Kansas City's Lean Lab Looks To Entrepreneurs To Improve Education
The Sprint Accelerator, is a sleek, modern communal work space occupying two floors of an old brick building in Kansas City’s Crossroads neighborhood. It has white board walls and tables for entrepreneurs to sketch out their ideas. It features massive oddly shaped chairs, lots of sunlight, and the startup-requisite game room featuring indoor shuffleboard and foosball.
The people working in the rent-free office space change day to day. But two mainstay entrepreneurs toiling in the Sprint space are Katie Boody and Carrie Markel. They’re frustrated former public school teachers who have now devoted their time to making teaching a more appealing field. Boody says the job can drain young teachers quickly.
“It’s become a profession where you’re so stressed. I mean, teachers are working 70, 80-hour weeks. And the focus is on the student as it should be, to get the students where they need to be,” she says. “However, because of that, I think you do see that it becomes unsustainable.”
She and Markel founded a non-profit called The Lean Lab which helps educators and startup founders build their ideas for solving educational problems in Kansas City schools.
Both Boody and Markel participated in Teach for America in the city. But they say that they felt burdened by some elements of working in public and charter schools.
This summer, the Lean Lab gave fellowships to five people with ideas to improve education in Kansas City. In July, the organization hosted its first Demo Day event, for their fellows to show off their ideas.
”People come in with nothing likely more than an early stage idea, and we help them flesh them out a prototype,” Boody says.
The Lean Lab helps get those early stage ideas into the classroom, where fellows can test them on students.
“We’ll help support them and partner them with mentors that are industry-specific and establish relationships,” says Boody.
The fellows brought The Lean Lab ideas that impact education both inside and outside of the classroom. One is an online tool that allows school districts to manage enrollment in English language learning courses. Another is a mobile app that lets teachers correct assignments without paper. And one is a mentorship program aimed at girls of color.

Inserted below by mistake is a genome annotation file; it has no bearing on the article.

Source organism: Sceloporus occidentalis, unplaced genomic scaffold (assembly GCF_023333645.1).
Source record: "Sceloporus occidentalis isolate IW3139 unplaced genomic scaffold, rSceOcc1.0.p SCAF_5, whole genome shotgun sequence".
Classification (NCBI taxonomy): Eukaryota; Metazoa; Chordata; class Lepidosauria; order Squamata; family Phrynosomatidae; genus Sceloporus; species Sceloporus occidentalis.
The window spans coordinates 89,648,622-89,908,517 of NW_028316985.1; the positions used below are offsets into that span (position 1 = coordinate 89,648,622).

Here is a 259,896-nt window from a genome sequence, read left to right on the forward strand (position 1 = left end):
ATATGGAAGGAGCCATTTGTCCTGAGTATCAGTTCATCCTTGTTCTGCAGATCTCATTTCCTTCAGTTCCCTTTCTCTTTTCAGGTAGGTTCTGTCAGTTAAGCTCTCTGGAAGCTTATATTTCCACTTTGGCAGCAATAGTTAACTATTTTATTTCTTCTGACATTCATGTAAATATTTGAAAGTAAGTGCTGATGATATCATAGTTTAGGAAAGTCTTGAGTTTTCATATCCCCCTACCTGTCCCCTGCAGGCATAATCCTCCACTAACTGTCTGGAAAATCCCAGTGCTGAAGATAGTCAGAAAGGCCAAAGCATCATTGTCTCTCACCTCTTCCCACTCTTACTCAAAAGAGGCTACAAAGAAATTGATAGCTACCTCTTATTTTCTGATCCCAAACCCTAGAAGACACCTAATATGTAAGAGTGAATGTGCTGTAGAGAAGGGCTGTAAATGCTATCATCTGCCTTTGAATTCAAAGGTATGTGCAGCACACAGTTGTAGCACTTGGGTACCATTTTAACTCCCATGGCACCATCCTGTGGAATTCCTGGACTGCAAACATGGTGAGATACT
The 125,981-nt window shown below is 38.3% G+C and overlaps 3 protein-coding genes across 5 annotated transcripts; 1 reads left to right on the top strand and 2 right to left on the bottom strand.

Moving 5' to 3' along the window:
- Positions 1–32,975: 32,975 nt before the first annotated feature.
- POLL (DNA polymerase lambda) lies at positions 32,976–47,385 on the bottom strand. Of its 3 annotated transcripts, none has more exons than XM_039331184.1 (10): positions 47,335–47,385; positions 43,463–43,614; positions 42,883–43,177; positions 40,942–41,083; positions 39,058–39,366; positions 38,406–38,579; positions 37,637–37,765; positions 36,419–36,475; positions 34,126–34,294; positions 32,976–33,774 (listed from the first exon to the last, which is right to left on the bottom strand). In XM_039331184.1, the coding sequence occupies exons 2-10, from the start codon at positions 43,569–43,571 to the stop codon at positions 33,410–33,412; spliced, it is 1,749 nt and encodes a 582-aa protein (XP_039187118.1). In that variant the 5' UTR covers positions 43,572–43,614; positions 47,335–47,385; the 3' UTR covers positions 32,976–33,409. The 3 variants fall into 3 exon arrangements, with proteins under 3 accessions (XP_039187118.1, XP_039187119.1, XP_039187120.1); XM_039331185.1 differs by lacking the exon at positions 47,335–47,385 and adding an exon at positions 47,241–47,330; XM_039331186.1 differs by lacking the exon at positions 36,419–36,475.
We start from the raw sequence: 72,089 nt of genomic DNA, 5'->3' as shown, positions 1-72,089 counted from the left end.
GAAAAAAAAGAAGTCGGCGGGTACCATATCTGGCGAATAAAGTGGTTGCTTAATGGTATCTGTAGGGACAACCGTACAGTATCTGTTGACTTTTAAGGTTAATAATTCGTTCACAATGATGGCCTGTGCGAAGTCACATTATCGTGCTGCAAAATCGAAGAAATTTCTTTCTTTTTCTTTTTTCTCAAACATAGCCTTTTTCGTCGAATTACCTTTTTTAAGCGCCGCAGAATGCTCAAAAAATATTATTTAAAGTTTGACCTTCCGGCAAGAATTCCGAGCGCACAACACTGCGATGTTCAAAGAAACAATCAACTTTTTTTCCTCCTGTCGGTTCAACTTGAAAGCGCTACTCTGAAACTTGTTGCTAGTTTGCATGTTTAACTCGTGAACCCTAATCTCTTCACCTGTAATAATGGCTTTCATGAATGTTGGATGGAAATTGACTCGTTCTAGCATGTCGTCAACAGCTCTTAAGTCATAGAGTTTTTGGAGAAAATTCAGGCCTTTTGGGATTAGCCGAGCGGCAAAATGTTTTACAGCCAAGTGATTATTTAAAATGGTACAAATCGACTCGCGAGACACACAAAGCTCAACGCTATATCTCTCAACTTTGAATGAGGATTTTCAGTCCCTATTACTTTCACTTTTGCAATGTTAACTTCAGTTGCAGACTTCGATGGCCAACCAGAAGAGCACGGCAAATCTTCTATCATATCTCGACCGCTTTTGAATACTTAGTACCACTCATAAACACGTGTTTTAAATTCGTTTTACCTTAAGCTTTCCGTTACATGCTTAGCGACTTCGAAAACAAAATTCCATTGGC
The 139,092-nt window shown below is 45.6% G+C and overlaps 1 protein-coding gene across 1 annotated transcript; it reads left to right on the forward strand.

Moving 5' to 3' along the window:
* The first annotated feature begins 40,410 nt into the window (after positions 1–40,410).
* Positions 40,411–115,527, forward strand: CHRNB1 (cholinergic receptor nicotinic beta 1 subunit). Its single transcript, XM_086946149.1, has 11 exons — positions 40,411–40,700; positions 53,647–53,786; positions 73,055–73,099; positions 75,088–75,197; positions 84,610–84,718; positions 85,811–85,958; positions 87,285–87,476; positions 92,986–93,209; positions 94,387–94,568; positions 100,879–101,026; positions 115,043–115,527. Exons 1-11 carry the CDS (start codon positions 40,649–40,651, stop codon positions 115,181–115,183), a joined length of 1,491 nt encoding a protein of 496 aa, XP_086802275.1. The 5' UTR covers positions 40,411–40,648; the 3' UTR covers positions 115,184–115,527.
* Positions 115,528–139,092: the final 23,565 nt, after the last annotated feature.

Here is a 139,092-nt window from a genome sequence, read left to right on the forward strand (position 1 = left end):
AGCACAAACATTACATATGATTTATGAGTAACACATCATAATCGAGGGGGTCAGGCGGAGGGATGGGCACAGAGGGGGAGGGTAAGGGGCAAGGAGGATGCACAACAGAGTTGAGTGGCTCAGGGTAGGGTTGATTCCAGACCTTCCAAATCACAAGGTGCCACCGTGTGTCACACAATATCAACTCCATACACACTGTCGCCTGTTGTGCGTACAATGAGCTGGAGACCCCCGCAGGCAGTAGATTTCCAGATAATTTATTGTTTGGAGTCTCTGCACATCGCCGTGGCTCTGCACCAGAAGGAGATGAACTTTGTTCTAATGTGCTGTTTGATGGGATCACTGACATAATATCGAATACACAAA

Boody says the breadth of the fellows’ ideas show that there are many areas of education in need of improvement. In all, the five Lean Lab fellows have worked with more than 2,200 students as they’ve grown their ideas.
“Many, many researchers and universities use students as guinea pigs,” says Michele Foster, executive director of UMKC's Urban Education Research Center.
“Whether it’s [textbook] companies or independent researchers or university folks, that’s a fairly common phenomenon. But whether that solves anybody’s problem – especially students’ and the school districts’ problems – that’s debatable.”
Still, the goal of Lean Lab, Boody says, is to try to give teachers the tools they need to improve education, and retain skilled teachers that school districts and administrators can’t.
”’How do we make this profession more sustainable?’ I think is the end goal,” she says. “Like I said, I would love to go back into the classroom in some capacity someday. But, (we’re) realizing that we don’t necessarily, as a city, have the tools to keep great teachers in the classroom at large for a really long time.”
So, in addition to incubating young companies and nonprofits, the Lean Lab might be able to bring some disillusioned educators back to the classroom.